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Kids in Vegetable Farm

How We Work

We are co-creating a peer to peer network in Colorado that welcomes our input and energy at any time in any capacity.  We have committed to maintaining autonomy of individuals and groups while also organizing for more collective power and shared resources.  This article about the difference between Collectives and Cooperatives has been helpful.

We also adhere to the 7  International Cooperative Principles (See next section below for explanations)

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WHAT DOES COLLECTIVE MEAN?

From COOP Cathy .... What's the difference between Coops and Collectives:

"Generally speaking, a collective is an organization that is managed without hierarchy. This means that every person has equal decision-making power. Some decisions may be delegated to individual members or sub-committees, but no one has the special, authoritative power usually granted to a manager." 

"All [participants] are equal co-managers: nobody has decision-making power or authority over another [participant]. Smaller decisions may be made by individuals, department teams, or committees, but all collective members participate in both major management and governance decisions."

Join our monthly meetings

Currently we are a 12 person steering committee from 10 different counties spaning the Front Range to Grand Junction to Montrose to Durango for a larger collective of 110 advocates, families and practitioners.

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7 Cooperative Principles

1. Voluntary and Open Membership
Cooperatives are voluntary organisations, open to all persons able to use their services and willing to accept the responsibilities of membership, without gender, social, racial, political or religious discrimination.

2. Democratic Member Control
Cooperatives are democratic organisations controlled by their members, who actively participate in setting their policies and making decisions. Men and women serving as elected representatives are accountable to the membership. In primary cooperatives members have equal voting rights (one member, one vote) and cooperatives at other levels are also organised in a democratic manner.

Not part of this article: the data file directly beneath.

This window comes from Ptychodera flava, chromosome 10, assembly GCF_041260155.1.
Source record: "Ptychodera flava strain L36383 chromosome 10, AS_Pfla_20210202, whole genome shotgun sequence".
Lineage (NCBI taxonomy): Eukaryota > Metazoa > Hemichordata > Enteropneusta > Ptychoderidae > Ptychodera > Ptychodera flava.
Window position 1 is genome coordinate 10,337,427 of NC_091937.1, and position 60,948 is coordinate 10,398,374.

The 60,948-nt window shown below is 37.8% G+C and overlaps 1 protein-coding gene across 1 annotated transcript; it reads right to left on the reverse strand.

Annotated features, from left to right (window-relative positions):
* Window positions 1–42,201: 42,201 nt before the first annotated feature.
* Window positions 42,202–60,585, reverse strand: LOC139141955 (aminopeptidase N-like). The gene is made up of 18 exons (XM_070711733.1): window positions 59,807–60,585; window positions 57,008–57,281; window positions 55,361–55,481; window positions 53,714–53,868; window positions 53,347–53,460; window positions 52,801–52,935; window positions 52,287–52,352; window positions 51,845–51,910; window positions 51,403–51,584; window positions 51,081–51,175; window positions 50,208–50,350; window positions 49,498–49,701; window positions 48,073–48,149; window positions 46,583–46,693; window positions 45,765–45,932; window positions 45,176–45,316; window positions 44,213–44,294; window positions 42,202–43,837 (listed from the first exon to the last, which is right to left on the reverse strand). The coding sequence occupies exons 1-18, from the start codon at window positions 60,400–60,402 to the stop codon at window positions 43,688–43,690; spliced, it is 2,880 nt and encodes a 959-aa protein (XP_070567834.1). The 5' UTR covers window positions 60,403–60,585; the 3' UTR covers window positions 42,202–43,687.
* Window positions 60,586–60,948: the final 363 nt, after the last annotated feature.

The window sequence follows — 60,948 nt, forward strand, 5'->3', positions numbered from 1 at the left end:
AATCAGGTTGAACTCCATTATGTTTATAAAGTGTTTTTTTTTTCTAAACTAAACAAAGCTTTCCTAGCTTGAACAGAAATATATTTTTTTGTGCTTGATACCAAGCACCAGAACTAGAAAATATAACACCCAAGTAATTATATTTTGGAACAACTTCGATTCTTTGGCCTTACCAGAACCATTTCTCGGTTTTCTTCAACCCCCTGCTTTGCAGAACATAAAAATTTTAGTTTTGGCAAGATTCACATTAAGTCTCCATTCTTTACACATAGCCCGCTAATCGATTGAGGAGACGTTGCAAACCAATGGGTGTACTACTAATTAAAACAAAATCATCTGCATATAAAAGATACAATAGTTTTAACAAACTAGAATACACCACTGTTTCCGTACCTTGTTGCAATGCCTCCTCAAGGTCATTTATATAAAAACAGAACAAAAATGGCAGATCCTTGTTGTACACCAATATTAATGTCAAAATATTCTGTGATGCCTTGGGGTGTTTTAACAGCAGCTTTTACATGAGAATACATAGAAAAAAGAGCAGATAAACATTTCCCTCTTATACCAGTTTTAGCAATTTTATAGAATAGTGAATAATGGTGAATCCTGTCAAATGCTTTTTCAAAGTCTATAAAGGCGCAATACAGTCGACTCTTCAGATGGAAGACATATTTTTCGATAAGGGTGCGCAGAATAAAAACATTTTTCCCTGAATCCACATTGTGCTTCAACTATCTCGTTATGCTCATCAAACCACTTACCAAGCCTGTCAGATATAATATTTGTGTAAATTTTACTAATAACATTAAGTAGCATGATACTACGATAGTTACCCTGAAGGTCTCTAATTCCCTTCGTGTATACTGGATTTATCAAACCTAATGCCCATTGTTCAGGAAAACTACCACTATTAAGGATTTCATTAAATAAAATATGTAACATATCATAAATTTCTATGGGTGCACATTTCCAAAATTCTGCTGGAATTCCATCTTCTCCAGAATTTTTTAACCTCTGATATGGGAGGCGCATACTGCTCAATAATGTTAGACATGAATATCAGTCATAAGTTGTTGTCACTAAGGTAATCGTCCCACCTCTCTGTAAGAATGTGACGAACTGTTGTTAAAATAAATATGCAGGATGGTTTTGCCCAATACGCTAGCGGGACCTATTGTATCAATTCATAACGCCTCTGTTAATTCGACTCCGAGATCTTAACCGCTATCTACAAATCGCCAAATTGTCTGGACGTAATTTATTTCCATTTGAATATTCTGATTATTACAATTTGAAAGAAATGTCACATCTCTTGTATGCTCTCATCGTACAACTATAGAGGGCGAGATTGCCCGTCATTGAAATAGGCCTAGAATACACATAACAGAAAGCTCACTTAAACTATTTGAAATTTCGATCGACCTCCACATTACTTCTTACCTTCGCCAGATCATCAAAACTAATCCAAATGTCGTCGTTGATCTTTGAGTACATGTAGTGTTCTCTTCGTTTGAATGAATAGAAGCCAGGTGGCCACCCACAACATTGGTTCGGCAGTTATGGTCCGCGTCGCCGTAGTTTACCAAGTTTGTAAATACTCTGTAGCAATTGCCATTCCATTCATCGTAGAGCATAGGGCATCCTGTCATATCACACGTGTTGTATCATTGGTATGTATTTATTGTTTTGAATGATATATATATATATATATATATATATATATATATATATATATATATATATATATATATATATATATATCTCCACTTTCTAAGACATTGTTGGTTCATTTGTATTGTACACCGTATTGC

3. Member Economic Participation
Members contribute equitably to, and democratically control, the capital of their cooperative. At least part of that capital is usually the common property of the cooperative. Members usually receive limited compensation, if any, on capital subscribed as a condition of membership. Members allocate surpluses for any or all of the following purposes: developing their cooperative, possibly by setting up reserves, part of which at least would be indivisible; benefiting members in proportion to their transactions with the cooperative; and supporting other activities approved by the membership.

4. Autonomy and Independence
Cooperatives are autonomous, self-help organisations controlled by their members. If they enter into agreements with other organisations, including governments, or raise capital from external sources, they do so on terms that ensure democratic control by their members and maintain their cooperative autonomy.

5. Education, Training, and Information
Cooperatives provide education and training for their members, elected representatives, managers, and employees so they can contribute effectively to the development of their co-operatives. They inform the general public - particularly young people and opinion leaders - about the nature and benefits of co-operation.

6. Cooperation among Cooperatives
Cooperatives serve their members most effectively and strengthen the cooperative movement by working together through local, national, regional and international structures.

7. Concern for Community
Cooperatives work for the sustainable development of their communities through policies approved by their members.

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